Day 5- Post race day was quite slow. Eventually everybody wandered down to see what damage was done to eachother and see the race winners' tattoos. The big event to choose where SSWC2007 was going to be held was supposed to be a sailing boat race. What does sailing boats have to do with biking? Who cares. But there was no wind that day and the event turned into a speed drinking contest with teams of 4 from each country. UK, USA, New Zealand, and (I think) Netherlands competed. Each person eventually drank two beers each and UK crushed everybody. Their secret weapon was a sweet innocent little girl named Mel. So if you haven't heard by now, Scotland will be hosting SSWC next year. Exactly where and when are TBD, but I can assure you these folks show up every year and are often the last people standing. Top notch people, so I imagine it will be ace.
Later in the day, Hurl and I caught a movie in the park and then wandered back to the bar. After 4 days of riding and partying, people were amazingly still in the mood to rally. It was Jessica Stein's (Spot Brand) birthday at midnight and people were starting to get rowdy by derbying and sprinting. Just about the time Hurl and I were thinking of getting into the mix, SSWC2005 winner Buck and perennial goofball Deejay wrastled eachother into the bar window. I mean in through
the bar window. That put a little damper on us being at the bar, so everybody split up. Nobody got seriously hurt, nobody went to jail and we all helped the bar pay for a new window, which was repaired before the next morning. There was no derby, but I saw the sun come up again for the 4th day in a row.
Day 6- Mellow and rainy, coffee shops, walking around town, absorbing all we could during our last day there. None of us wanted to leave Stockholm, to the point where I thought about selling half my belongings to move there. Have you ever wanted all your friends from around the world to live in the same city as you? Or have you ever been to summer camp and didn't want to go home at the end of the week? That's what SSWC feels like every year for me. Anybody who thinks SSWC is dead, 200+ people just proved you wrong.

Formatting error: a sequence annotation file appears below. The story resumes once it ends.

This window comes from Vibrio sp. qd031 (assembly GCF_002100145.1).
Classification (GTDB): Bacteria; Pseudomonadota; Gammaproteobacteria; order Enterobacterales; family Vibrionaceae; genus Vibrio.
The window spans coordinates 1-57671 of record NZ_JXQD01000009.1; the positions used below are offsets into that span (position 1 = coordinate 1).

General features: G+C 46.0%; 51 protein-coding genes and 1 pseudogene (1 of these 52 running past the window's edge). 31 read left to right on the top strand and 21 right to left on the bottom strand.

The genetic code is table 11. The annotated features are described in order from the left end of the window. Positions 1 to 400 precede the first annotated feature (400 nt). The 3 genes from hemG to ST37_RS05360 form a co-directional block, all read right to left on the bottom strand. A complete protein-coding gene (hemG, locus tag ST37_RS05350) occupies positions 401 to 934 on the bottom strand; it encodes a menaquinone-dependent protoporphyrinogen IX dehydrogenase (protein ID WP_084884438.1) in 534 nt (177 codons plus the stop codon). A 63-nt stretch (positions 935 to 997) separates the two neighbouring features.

A massive thank you to all you Swedes who made it happen, especially Tobias for being the main man, Jonas and Johan for showing us the trails and the cheap beer, Dane and Phil for organizing everything, Magnus for the beer stop and for my new friends who taught me what it's like to be a viking.
Some things about Sweden that really kick ass:
- You are charged money to drive cars into the central city
- There are more bike and pedestrian lanes throughout the entire city than anywhere else in the world I've been
- Cyclists and pedestrians have the right of way over motorized vehicles. Although it got busy during rush hour, nobody ever came close to having an accident
- We witnessed only two events of road rage the whole week, one of them by a cab we were in
- The abundant parkspaces are for use by all, except golfers and motorized vehicles
- Everybody has access to healthcare
- Zero obesity
- People wearing business suits on bikes
- Low pollution
- Really nice people
- Dense housing
- No bumper to bumper highways